Get Rid of Rail Franchises, Says Government's Reviewer

By Holly Brockwell on at

The current system of parcelling up all the different bits of the train network into different franchises is broken and needs replacing, says the man the government has put in charge of a major rail review.

Keith Williams – formerly of British Airways and currently of John Lewis – was appointed last year to run the wanky-sounding "root and branch" review of the railways, by which they basically mean "look at all the bits and see if it's any good."

It seems it is not, in fact, any good.

Williams was delivering an annual speech to train industry big cheeses in London when he said:

"I have heard a great deal about the franchising model […] driving growth in passengers and benefits to services. But with this growth, the needs of passengers have changed, whilst many of the basic elements of our rail system have not kept pace.

Put bluntly, franchising cannot continue the way it is today. It is no longer delivering clear benefits for either taxpayers or farepayers."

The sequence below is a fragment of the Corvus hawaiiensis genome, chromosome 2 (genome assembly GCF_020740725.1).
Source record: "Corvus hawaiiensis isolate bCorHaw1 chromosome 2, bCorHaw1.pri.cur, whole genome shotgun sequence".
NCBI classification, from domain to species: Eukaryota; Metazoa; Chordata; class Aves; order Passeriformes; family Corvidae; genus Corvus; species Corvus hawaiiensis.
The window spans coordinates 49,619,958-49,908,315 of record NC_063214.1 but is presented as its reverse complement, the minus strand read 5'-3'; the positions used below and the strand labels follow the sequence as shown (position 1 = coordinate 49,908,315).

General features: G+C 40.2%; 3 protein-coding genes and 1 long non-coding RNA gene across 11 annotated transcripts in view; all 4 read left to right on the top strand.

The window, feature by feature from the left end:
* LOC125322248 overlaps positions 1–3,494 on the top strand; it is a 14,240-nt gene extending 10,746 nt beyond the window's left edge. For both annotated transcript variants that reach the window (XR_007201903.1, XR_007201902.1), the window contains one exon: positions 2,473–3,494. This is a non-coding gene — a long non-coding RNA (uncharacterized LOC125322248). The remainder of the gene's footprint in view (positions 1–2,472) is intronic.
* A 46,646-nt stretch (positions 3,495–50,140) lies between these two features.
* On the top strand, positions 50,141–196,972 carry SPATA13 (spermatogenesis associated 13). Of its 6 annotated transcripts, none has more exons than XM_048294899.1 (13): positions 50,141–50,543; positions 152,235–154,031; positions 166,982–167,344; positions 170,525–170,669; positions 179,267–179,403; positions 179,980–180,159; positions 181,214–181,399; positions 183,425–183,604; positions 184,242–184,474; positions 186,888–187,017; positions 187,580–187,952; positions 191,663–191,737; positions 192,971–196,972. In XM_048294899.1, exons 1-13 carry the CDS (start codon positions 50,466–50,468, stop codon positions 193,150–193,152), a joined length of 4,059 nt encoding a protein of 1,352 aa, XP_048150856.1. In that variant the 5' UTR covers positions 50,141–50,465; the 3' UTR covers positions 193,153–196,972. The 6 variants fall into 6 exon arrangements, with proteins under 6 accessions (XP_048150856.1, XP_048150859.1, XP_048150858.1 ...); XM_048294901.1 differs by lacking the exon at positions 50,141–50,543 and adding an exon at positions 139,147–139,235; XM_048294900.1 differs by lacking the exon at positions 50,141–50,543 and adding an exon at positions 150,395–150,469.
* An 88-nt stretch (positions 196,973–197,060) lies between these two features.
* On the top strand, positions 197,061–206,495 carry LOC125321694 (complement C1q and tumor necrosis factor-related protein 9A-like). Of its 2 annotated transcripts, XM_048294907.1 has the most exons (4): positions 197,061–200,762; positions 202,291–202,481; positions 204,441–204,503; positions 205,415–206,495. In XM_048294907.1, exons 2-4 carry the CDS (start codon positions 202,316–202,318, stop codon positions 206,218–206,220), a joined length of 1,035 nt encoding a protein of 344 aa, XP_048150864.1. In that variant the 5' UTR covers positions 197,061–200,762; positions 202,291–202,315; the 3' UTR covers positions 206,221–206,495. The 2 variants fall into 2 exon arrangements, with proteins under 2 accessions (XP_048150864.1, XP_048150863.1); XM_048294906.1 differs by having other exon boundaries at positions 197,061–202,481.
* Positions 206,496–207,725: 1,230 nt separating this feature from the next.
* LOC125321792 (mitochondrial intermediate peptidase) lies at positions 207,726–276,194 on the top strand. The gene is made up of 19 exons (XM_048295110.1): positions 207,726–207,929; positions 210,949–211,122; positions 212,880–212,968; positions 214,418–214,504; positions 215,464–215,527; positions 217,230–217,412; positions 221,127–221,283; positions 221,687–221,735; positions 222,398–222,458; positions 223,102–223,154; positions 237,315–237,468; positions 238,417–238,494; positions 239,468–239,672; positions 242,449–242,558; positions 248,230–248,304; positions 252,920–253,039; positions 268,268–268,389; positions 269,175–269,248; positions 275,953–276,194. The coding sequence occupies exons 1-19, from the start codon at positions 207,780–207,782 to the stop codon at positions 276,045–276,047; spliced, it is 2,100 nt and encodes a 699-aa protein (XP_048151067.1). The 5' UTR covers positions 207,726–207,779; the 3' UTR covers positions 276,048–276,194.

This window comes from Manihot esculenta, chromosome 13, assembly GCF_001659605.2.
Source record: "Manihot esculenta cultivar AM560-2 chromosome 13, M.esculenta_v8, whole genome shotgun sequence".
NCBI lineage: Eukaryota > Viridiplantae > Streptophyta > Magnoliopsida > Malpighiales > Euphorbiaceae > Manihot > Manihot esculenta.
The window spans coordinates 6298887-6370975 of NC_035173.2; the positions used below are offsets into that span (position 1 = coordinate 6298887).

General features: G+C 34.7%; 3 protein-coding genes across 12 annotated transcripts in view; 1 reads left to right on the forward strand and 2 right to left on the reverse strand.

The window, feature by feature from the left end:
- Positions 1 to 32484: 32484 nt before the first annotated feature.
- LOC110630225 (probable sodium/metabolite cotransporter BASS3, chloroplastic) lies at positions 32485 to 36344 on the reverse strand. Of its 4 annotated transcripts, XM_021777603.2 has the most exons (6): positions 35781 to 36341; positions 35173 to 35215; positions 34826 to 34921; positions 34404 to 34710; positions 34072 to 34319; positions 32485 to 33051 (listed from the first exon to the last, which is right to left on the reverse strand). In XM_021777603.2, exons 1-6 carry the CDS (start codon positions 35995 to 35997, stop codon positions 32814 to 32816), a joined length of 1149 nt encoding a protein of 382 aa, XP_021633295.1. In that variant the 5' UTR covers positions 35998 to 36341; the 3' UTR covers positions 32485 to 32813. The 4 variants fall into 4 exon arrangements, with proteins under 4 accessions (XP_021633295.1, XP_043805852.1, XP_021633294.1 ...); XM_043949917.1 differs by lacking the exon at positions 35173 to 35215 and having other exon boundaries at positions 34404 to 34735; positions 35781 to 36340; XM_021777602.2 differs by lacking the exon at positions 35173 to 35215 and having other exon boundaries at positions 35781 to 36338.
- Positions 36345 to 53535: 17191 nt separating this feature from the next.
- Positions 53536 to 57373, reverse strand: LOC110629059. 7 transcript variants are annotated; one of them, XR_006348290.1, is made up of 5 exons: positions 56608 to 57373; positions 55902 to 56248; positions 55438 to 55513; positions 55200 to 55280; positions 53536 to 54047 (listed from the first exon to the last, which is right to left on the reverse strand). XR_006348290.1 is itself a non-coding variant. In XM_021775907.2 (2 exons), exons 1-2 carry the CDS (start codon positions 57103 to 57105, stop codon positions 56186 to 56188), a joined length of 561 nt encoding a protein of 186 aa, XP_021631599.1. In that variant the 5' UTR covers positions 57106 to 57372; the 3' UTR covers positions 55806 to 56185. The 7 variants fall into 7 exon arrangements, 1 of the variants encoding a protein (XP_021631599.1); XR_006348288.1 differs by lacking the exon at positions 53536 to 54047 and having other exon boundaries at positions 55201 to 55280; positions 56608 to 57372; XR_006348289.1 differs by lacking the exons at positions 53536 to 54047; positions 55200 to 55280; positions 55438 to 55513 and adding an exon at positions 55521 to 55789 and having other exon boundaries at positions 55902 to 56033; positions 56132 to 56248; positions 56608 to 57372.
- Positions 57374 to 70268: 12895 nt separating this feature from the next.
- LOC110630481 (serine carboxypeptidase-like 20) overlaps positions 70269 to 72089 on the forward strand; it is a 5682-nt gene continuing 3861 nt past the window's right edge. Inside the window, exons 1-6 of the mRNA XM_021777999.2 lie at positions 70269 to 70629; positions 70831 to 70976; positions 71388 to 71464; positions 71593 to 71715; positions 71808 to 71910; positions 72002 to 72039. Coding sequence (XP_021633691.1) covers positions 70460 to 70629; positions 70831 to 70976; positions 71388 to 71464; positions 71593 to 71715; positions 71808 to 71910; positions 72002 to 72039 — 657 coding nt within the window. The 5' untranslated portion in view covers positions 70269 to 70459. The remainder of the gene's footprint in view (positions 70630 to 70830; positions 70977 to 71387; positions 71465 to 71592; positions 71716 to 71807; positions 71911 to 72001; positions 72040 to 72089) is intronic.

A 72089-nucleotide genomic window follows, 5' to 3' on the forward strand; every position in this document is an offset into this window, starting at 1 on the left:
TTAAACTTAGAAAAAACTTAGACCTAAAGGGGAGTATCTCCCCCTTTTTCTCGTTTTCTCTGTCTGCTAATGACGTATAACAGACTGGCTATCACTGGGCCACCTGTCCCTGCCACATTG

Was it ever?

For their part, reps for the train companies said they agree we can't go on like this, with suspicious minds useless and confusing local franchises that don't work well together.

As Rail Delivery Group chief exec Paul Plummer puts it, "Maintaining the status quo on the railway is not an option."

Travel watchdog Transport Focus adds:

"Passengers will judge the success of the Rail Review on how far it meets their priorities for improvement: more punctual and reliable services, more chance of getting a seat or standing in comfort and better value for money."

It's a tad depressing that the bright future they imagine for the railways still includes having to stand up.

There'll be a report from the Williams Rail Review towards the end of this year, but we've already seen some very sensible suggestions from it.

Would you be happy to see rail franchises abolished? Let us know in the comments while you wait for your thrice-delayed commuter train.

Photo by Michał Parzuchowski on Unsplash